more info on mystery
Alison Clack Mallard (CMSPSY02@UGA.CC.UGA.EDU)
Mon, 21 Aug 1995 10:17:28 EDT
Thank you for your responses to my previous inquiry regarding my cluster
results. Several of you have asked that I provide information on how
I clustered these results (e.g., what the clustering variables were) so that
you could make sense out of the clusters. I will be happy to do that, but
first, let me explain why I didn't originally.
I am trying to determine whether the cluster results I obtained make sense.
In other words, are these clusters consistent with any other criteria (e.g.,
SES, language, original settlement, etc.). I have compared the results to
Hofstede's cultural axes, and my cluster solutions are not consistent with
a cluster analysis I did using the 4 dimensional ratings of Hofstede's.
If they do make sense, then this will provide support for my findings. If
they do not, then one may argue that the data I used to perform the cluster
analysis may be meaningless and fairly random.
Now, more background:
I received data from Dr. Alex Michalos at the University of Guelph. He
had collected data on 30+ countries. The data included satisfaction ratings
on 11 life facets (health, transportation, religion, education, living
partner, etc.) and overall life satisfaction (OLS). I clustered the countries
according to the type of relationship each life facet had with OLS: a) OLS
leads to satisfaction in life facet, b) satisfaction in life facet leads to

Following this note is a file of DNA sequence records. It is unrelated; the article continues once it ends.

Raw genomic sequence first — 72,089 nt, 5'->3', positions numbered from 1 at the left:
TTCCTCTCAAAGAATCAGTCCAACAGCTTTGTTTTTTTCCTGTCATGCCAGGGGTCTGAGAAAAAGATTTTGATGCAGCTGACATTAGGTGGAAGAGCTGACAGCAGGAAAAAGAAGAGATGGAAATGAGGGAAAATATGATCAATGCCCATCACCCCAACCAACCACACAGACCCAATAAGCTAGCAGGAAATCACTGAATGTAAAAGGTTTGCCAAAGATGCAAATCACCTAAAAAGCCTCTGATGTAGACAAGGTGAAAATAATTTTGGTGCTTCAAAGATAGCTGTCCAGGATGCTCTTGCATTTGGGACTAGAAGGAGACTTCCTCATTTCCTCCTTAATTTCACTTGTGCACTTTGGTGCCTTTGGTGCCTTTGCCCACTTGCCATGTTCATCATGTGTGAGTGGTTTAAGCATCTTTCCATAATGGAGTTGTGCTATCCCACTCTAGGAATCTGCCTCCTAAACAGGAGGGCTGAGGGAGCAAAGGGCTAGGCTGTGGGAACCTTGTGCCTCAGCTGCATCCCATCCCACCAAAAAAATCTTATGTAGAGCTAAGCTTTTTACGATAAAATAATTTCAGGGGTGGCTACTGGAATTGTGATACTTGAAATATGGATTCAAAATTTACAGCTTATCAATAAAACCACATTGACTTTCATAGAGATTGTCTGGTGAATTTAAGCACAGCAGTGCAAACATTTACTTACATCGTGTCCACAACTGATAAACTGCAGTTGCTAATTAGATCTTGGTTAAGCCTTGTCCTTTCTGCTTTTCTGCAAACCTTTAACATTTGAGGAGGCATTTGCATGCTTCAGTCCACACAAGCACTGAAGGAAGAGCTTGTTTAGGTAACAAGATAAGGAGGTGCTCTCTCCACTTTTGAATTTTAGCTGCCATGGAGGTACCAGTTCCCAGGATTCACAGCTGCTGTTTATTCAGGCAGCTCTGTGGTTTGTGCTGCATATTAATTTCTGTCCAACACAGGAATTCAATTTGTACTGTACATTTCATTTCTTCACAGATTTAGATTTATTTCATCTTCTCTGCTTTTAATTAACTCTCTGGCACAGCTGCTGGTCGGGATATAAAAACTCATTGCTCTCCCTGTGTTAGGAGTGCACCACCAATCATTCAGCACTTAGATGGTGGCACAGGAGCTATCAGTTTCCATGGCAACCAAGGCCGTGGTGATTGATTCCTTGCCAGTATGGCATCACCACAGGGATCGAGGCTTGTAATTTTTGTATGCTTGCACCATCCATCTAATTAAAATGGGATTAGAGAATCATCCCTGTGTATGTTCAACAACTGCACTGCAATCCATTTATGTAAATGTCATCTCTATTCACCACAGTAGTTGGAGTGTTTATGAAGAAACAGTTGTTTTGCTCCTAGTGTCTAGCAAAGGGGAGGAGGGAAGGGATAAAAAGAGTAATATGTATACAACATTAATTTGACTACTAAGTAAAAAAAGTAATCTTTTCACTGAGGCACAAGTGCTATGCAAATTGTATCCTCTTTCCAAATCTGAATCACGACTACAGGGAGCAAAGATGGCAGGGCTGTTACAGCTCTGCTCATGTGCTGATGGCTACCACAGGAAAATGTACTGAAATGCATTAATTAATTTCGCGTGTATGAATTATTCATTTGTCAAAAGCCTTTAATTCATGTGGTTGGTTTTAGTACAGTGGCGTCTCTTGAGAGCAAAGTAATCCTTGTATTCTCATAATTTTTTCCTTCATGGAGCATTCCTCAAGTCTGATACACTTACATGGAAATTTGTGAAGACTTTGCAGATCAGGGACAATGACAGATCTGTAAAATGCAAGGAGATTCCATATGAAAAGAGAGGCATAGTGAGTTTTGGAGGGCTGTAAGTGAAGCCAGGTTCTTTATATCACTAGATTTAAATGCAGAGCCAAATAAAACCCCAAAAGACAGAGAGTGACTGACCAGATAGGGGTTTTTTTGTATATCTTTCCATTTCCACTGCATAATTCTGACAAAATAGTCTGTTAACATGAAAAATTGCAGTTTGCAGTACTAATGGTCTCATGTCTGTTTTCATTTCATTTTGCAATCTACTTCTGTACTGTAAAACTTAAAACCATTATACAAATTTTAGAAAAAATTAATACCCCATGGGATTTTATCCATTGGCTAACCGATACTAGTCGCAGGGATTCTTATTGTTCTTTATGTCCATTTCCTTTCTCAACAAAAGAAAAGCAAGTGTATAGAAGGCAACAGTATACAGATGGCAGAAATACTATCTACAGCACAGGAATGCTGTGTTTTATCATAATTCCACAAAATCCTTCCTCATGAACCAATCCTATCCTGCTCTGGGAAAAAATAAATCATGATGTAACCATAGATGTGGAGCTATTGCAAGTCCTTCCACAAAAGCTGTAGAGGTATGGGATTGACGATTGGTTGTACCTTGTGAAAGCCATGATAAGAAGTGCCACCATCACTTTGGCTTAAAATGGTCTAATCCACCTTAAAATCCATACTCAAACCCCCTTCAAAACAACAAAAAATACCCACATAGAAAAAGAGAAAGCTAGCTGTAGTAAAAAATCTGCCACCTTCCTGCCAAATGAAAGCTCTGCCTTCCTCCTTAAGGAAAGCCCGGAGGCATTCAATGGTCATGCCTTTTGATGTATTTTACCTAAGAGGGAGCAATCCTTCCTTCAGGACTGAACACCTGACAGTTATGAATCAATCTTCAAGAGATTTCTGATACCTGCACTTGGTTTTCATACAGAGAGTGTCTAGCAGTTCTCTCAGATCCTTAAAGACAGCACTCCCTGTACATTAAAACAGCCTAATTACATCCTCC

OLS, c) bidirectional relationship, and d) no significant relationship
between OLS and life facet.
I determined the type of OLS/life facet relationship by doing confirmatory
factor analysis (I will be happy to elaborate if you are interested).
So, the results I have are based on the OLS/life facet relationships,
and I would like to determine whether these results make sense. If they are
consistant with already known criteria, then my results may be supported.
Again, the clusters are
Group one: Belgium, Jordan, Sweden
Group two: Austria, Germany, Netherlands, New Zealand
Group three: Bahrain, Bangladesh, Puerto Rico, Spain
Group four: Brazil, Norway, Tanzania
Group five: Cameroon, Canada, United States
Group six: Egypt, Japan, Korea
Group seven: Finland, Israel, Thailand, Turkey
Group eight: Greece, Philippines, United Kingdom, Yugoslavia (data were
collected a few years ago)
Again, the question is, what do these countries have in common?
If you made it this far, I sincerely appreciate your interest! Again, I
will summarize the responses I receive!
Alison G. C. Mallard
Dept. of Psychology